MINSK, 1 March (BelTA) – Kuropaty Forest will be tidied up, Belarus President Alexander Lukashenko said as he met with community leaders, experts, Belarusian and foreign media on 1 March, BelTA has learned.
“We will get Kuropaty tidied up whether someone likes it or not. People were killed there,” Alexander Lukashenko said. “I do not think it is right to exhume the bones of people to see whether they were killed by the Nazis, Stalinists or someone else,” he noted.
The president said that he had instructed to set up a simple monument in Kuropaty in order to perpetuate the memory of people. The head of state stressed that as soon as he gave those instructions he came under a lot of criticism. He added that some use the Kuropaty issue for propaganda purposes. “Yes, those horrible things happened. But take a look at other countries where hundreds or even millions of people were killed. Still some people in our country want to dwell on this Stalin period, show that there were enemies,” he said. “Indeed, there were such. Maybe too many. But this does not mean that we should see everything as Stalinism. Indeed, people were killed under Stalin in the 1930s. But are you sure it was not the Nazis who executed Jews, Belarusians, Poles, Ukrainians, and Russians in this place? Well, let's be objective,” Alexander Lukashenko said.
The head of state raised the topic of broken “Clinton's Bench” in Kuropaty. He said that he ordered the bench immediately mended and dismissed the allegations that the authorities had something to do with it as nonsense.
Alexander Lukashenko touched upon the history of the Belarusian People's Republic (BPR). The president noted that “the country is moving in the right direction with regard to the assessment of the role and importance of the BPR. We will sort everything out, how things were in a calm way, without propaganda.”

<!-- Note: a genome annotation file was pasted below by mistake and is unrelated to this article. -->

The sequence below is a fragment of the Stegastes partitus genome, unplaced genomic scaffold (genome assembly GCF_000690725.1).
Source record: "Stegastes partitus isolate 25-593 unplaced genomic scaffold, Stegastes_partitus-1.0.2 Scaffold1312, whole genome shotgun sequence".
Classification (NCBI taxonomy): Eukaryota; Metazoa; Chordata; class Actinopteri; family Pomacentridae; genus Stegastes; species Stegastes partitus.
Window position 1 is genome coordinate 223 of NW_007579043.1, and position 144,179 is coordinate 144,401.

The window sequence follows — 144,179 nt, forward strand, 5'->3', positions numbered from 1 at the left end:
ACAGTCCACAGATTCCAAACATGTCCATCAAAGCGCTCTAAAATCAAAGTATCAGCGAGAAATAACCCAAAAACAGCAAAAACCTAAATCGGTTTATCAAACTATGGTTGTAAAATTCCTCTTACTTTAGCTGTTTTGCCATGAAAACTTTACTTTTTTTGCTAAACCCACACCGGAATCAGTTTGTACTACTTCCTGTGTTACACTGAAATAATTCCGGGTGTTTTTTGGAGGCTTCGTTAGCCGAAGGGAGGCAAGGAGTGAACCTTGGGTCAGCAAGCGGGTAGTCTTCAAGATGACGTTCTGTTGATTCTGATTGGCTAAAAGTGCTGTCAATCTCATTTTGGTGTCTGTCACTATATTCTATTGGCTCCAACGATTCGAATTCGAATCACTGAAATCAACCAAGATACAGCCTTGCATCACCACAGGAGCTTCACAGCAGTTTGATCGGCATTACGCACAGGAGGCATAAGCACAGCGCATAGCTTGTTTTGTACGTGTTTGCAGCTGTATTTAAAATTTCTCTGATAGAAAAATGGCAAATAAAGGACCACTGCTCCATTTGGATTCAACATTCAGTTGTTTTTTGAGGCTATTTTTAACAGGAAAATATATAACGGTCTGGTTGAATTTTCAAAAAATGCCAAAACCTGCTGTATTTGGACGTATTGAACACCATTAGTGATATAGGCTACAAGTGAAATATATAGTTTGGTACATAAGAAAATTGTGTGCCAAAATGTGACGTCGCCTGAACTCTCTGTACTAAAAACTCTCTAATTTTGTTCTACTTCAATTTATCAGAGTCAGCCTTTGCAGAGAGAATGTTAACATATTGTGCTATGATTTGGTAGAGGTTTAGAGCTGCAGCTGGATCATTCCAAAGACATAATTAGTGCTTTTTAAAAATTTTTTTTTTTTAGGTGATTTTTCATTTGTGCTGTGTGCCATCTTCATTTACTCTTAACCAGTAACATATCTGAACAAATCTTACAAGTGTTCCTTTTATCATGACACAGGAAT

He emphasized the big role of the unity of people for statehood: “We have enough of our own problems. No turmoil, either from Russia or the West, or elsewhere, will deter us on our way if we are united, if we act like we know it, like we have it in our mind rather than “we think alike but behave differently”, the president said.
The head of state emphasized the importance of preserving traditions, including in relation to certain holidays. “Let us take the 9 May celebrations. Why do we have to give this holiday away? We lost every third person in the war. I was an active advocate of this holiday. I wanted it to be popularized, embedded in the mindset of our people, which would help cultivate a sense of statehood in the youth,” Alexander Lukashenko said.
Alexander Lukashenko also spoke in favor of preserving Labor Day marked on 1 May. “Let it be a professional holiday within the competence of the trade unions,” he added.
The head of state believes that it is important to draw lessons from the history and not deprive people of the opportunity to honor traditions and celebrate holidays. “Let them celebrate. Why do we have to fight with these people? We need to understand them,” the president said. “The same is true about the Belarusian People's Republic (BPR). Do not rush, for God's sake. Very soon we will take a decision on the BPR at the state level, at the level of the president. Let's give more time to Igor Marzalyuk [chairman of the standing commission on education, culture and science of the House of Representatives] and his group to look into pluses and minuses, to see what was true and what was not, look behind the scenes of the BPR in order not to make a mistake, not to give any reason for driving a wedge in our society. It is our kids who will have to deal with the consequences of our mistakes if we make any,” Alexander Lukashenko said.